Virtually every organization across major verticals — K-12 and higher education, financial services, retail and hospitality, and government — is undertaking digital transformation endeavors. And this includes migrating applications and data to the cloud.
When organizations do choose to adopt cloud technologies, software-as-a-service (SaaS) is the most popular choice according to a Gartner forecast for public cloud adoption. This is evident in the number of SaaS applications a typical organization uses. According IDG, 73% of organizations have at least one application in the cloud and another 17% plan to do so in the next 12 months.
73% of organizations have at least one application in the cloud and another 17% plan to do so in the next 12 months.
The adoption of SaaS applications brings about new security challenges for IT teams and increases attack surfaces for cybercriminals. The main use case for SaaS security is data protection. How do you protect your corporate data when you no longer have full control of the infrastructure or lack visibility into who can access that data and from which device/location?
The need to address this challenge created a new market segment in 2011 called Cloud Access Security Brokers (CASBs) or Cloud Security Gateways (CSGs). The CASB market segment is one of the fastest growing in information security with Gartner estimating a growth rate of 46% CAGR from 2017 to 2022.
Today, cloud security is not just about limiting or securing access to cloud applications. Cloud security is a shared responsibility where the organization that consumes cloud services is responsible for protecting sensitive data within their SaaS tenants. In fact, according to Gartner, “Through 2022, at least 95% of cloud security failures will be the customer’s fault.”
What is CASB?
At a high level, CASB solutions typically deliver the following four functionalities:
- Visibility. Enable cloud discovery to shed light on cloud application usage and shadow IT activities.
- Data security. Secure the corporate data uploaded or hosted in the cloud by enabling data loss prevention (DLP) and monitor user activity.
- Threat protection. Identify anomalous user behavior and provide anti-malware and sandboxing capabilities to protect against threats in the cloud.
- Compliance. Empower organizations with auditing and reporting tools to demonstrate compliance, especially in regulated industries.
CASB: The evolution of cloud security
The early CASB solutions were geared toward large enterprises that were early adopters of cloud services. These solutions required sophisticated on-premise deployments that proxied all traffic (either forward or reverse proxy) to enforce inline policies for cloud usage.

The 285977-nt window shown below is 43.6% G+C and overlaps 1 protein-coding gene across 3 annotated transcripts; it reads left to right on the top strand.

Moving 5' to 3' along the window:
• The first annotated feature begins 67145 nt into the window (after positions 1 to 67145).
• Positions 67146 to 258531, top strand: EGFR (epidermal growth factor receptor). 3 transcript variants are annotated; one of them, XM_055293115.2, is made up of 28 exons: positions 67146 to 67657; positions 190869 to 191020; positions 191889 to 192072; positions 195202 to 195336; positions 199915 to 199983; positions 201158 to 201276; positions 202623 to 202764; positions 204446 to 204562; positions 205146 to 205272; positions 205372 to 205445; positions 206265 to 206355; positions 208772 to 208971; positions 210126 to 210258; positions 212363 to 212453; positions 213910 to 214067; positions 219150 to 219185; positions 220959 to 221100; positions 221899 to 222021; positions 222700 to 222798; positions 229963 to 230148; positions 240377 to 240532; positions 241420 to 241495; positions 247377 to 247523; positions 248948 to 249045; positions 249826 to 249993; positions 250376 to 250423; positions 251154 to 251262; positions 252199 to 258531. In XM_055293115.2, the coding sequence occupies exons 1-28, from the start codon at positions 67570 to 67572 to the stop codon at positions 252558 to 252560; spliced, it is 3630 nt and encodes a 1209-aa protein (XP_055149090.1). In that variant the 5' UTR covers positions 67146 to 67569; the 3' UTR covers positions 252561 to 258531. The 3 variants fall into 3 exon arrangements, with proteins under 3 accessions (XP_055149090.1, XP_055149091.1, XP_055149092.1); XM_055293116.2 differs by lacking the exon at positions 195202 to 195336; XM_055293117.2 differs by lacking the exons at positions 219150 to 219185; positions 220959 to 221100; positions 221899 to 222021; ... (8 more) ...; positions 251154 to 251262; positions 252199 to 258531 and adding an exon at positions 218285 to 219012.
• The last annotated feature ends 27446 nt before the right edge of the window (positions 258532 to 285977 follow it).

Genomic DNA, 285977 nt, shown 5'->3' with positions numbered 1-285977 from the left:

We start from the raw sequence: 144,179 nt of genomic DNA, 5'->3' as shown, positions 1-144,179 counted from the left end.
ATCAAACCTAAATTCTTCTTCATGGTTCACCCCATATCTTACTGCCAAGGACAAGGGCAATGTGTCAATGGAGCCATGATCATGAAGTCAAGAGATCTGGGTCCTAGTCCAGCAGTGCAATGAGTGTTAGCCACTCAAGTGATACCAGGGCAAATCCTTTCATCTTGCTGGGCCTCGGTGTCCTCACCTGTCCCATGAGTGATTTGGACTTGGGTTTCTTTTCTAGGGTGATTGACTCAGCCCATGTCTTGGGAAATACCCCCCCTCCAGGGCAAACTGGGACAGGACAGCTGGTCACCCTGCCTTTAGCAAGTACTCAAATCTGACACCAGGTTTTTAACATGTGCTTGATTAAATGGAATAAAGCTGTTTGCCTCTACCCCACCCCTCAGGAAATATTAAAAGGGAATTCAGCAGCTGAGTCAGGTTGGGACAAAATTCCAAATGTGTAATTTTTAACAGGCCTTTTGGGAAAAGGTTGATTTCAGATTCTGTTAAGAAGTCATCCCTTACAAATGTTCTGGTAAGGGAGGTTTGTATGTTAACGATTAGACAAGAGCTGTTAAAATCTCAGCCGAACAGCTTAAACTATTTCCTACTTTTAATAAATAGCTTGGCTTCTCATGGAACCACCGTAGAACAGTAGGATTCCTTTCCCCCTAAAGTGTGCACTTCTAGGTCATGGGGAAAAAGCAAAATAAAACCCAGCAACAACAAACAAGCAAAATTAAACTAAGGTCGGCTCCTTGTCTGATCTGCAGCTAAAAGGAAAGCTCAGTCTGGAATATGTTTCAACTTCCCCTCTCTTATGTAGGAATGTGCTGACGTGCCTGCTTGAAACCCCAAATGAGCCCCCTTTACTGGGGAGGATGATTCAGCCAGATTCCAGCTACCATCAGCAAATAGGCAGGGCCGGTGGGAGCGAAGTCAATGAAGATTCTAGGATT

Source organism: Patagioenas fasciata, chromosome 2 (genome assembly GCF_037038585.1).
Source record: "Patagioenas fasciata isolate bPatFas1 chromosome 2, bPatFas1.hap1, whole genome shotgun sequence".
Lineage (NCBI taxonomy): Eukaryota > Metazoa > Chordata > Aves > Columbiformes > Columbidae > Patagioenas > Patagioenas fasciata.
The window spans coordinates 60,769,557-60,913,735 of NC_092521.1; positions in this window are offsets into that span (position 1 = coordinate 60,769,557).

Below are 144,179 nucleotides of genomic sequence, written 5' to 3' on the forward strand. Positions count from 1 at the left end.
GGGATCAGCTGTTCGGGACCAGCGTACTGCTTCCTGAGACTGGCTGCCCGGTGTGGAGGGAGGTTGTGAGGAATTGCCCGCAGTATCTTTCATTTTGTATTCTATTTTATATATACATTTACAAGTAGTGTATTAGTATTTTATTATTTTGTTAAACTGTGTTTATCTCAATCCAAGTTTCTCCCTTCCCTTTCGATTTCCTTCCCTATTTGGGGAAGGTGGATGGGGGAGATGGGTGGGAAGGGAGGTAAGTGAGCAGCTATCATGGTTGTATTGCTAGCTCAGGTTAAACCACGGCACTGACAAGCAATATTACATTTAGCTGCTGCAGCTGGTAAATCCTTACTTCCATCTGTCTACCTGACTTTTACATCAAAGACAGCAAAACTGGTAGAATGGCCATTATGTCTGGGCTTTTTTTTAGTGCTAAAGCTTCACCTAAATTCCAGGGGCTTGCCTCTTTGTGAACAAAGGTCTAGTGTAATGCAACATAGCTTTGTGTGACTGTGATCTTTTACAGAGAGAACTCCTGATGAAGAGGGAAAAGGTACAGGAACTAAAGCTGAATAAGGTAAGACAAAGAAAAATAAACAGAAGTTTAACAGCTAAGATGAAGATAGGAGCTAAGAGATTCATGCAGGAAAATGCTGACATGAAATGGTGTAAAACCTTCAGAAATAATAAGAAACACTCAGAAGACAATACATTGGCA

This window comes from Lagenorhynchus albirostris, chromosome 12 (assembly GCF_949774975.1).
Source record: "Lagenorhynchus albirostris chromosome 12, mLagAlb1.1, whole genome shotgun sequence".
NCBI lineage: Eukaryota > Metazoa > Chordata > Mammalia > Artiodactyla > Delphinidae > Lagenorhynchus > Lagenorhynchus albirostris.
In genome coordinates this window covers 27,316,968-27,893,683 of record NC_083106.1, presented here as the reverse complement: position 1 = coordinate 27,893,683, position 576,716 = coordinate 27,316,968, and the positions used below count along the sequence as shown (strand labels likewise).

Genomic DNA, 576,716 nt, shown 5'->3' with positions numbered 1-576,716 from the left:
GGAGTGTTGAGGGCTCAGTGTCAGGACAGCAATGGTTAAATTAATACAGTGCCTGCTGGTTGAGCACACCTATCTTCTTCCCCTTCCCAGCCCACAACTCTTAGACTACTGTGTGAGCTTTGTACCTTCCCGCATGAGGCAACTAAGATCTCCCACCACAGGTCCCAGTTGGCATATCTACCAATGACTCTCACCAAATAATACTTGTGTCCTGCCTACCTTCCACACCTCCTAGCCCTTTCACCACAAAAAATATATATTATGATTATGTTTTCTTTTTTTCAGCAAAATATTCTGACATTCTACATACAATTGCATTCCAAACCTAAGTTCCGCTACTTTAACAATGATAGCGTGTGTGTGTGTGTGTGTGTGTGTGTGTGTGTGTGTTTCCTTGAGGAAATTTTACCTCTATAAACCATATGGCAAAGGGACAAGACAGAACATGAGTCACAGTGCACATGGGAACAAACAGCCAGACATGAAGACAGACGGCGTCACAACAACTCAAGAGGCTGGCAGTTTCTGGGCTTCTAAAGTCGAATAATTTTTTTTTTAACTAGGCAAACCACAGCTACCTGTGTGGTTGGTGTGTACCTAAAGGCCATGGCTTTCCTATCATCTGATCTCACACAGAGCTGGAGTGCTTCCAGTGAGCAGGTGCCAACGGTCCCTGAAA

This proxy-mode CASB approach is sometimes known to introduce latency and/or cause breakage in application functionality, creating a bad user experience. In fact, it’s why Microsoft recommends against using proxy-based solutions when securing Office 365.
The next generation of CASB solutions take advantage of the API-based architecture that SaaS platforms are built on. API-mode CASB is the only way to provide complete visibility into SaaS environments.
API-based CASBs are easy to deploy and provide the most coverage for SaaS security use cases across sanctioned IT, shadow IT, managed devices and unmanaged devices (BYOD).
Need more security and control for your cloud applications? View this joint on-demand webinar, “Securing Your SaaS Landscape,” with Osterman Research principal analyst Michael Osterman, to explore the major concerns and issues organizations have with SaaS adoption, what to look for in a CASB solution and an overview of SonicWall Cloud App Security.
CASB protects Office 365 deployments
Many associate Office 365 to email because it’s the most used app within the Office 365 suite. So, when CISOs and IT directors begin migrating on-premise mailboxes to Exchange Online, the default response is to extend the incumbent Secure Email Gateway (SEG) or Mail Transfer Agent (MTA). This approach to secure cloud email creates two significant blind spots:
- Causing security gaps. Does not protect other apps within Office 365, so it becomes a point solution that is focused on securing only email.
- Missing internal threats. Does not scan internal Office 365 emails, which is becoming increasingly relevant in the current threat landscape with credential compromises and account takeovers.
To address these blind spots, you need to buy an add-on service (to scan internal email) from your email security provider (if they offer one) and deploy a CASB to protect the data residing in OneDrive and SharePoint Online. That’s one more point solution that IT directors need to add to their budget, and IT administrators need to deploy, get trained and manage.
Full-featured CASB solution: SonicWall Cloud App Security
When you view cloud email as a SaaS app, it makes sense that a CASB solution should protect data and provide visibility even if that data is in the form of email messages.
That’s why SonicWall Cloud App Security leverages APIs to directly integrate to SaaS platforms and combine both data security and email security to provide complete protection for SaaS in a single solution. The CASB solution can be implemented in minutes without the need for any on-premise appliances or software installations.